The inspiration for this poem came when I was sitting in my astronomy class, and the professor showed a few artists’ renderings of supernovae. The images conjured up an odd dichotomy, where one part of me almost mourned for the civilizations that may have lived near this star before the supernova. Hence, the two contrasting halves of this poem coax both of those feelings. In its concision and abrupt enjambments, this poem was a radical break from anything I had written before. It took a wealth of editing out words to pare this down to what it is now, but that process got me to appreciate every word. I intended the abundance of white space to be conducive to individual readers’ connections and created a handful of double meanings and otherwise ambiguous lines.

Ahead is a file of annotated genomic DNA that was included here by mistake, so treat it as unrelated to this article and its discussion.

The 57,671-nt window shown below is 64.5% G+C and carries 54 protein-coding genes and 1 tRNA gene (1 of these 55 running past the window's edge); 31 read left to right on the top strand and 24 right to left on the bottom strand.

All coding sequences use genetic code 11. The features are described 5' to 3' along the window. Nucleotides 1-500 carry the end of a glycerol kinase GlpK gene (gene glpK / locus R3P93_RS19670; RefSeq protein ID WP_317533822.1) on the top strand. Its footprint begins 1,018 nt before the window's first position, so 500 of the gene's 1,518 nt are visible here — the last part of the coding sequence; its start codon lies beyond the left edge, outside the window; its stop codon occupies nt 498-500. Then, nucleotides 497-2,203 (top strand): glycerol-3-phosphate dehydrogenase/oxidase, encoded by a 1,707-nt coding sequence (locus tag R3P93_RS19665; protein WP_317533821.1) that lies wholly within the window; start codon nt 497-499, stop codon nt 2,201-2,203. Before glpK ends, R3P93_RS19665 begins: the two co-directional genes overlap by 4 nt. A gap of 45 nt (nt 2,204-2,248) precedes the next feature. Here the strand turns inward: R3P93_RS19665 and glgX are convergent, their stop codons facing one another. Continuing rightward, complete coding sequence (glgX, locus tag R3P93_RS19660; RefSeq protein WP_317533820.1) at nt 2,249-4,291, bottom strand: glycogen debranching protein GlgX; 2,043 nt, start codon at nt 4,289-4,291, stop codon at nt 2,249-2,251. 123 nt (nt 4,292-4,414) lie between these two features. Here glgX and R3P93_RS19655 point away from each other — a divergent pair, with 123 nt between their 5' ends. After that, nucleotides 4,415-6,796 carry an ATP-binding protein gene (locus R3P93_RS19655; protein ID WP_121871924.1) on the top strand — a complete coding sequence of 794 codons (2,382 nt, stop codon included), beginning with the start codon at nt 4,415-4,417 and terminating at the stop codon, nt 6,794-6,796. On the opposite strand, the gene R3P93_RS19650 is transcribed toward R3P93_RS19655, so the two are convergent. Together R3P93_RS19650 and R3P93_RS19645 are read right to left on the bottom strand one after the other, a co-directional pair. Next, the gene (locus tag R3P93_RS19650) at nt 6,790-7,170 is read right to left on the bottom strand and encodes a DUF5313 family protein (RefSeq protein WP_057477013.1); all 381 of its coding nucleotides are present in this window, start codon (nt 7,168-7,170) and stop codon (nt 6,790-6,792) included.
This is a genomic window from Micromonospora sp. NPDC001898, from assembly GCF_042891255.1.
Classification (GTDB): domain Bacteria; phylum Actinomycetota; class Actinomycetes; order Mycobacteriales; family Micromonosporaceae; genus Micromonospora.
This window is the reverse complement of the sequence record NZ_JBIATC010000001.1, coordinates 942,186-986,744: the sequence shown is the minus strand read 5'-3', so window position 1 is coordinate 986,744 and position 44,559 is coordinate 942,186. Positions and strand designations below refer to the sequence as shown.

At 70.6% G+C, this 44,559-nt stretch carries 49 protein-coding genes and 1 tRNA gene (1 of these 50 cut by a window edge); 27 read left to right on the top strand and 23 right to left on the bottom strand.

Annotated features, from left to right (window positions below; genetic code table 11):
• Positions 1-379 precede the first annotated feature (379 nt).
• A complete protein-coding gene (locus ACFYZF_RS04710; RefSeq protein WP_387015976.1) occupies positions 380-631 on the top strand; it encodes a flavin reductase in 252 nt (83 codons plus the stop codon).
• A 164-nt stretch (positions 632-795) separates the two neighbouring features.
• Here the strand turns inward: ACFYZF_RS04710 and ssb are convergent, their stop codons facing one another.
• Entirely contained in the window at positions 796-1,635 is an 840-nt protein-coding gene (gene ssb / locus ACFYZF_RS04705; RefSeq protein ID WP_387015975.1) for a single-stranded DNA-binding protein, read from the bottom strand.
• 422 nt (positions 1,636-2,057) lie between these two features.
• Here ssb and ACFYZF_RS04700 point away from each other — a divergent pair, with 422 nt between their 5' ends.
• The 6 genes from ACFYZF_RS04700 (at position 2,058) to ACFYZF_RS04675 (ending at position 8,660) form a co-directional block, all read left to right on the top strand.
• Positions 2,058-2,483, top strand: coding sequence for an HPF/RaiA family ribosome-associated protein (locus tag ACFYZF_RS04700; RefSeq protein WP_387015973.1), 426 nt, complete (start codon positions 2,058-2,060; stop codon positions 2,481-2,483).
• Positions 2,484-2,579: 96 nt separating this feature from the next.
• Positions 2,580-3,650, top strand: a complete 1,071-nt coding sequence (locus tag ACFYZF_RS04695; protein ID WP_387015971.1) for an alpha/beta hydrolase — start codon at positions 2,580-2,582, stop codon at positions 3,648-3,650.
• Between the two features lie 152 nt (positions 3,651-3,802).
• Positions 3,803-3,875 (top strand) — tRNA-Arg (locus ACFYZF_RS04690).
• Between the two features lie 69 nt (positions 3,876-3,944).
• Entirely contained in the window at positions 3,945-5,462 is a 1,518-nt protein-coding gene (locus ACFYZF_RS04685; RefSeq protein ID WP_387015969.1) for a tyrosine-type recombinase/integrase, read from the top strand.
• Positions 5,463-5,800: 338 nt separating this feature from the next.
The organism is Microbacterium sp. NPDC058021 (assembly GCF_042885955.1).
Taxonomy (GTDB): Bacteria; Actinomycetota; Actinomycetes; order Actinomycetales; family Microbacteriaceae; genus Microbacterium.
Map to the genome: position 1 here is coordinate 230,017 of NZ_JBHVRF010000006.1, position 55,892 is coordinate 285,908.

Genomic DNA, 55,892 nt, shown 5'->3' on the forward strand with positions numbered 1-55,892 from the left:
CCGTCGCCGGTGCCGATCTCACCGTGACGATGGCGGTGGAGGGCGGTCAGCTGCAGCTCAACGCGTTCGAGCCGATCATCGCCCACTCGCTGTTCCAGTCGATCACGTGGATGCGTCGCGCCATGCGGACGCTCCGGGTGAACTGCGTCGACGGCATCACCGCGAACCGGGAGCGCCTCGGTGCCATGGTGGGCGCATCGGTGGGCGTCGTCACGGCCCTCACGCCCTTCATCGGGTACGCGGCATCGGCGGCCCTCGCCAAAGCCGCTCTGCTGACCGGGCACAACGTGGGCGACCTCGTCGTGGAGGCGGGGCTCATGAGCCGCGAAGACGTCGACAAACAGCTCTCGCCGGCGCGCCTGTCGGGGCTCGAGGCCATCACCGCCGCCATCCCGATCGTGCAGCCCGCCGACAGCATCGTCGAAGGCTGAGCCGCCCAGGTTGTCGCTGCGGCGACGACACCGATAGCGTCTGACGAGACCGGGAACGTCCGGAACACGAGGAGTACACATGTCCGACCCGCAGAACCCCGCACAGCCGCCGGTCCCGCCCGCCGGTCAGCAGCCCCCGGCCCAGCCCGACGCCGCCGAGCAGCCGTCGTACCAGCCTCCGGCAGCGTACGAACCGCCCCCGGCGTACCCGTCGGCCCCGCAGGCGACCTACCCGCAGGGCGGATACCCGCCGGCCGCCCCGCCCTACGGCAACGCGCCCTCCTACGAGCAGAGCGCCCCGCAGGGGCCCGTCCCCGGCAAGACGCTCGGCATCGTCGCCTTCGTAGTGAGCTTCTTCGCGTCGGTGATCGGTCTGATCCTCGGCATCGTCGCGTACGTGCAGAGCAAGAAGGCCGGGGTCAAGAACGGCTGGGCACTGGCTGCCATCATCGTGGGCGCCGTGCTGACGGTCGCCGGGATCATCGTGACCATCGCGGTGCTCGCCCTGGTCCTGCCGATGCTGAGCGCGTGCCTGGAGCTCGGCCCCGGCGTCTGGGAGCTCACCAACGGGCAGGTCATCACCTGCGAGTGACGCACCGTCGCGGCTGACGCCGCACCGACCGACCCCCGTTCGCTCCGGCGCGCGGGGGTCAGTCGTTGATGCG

JAMES SBORDONE (CAS ‘18) is pursuing a double major in International Relations and Linguistics. Born and raised in Newton, Massachusetts, he was first inspired to write by his mother, who read Robert Frost poems aloud.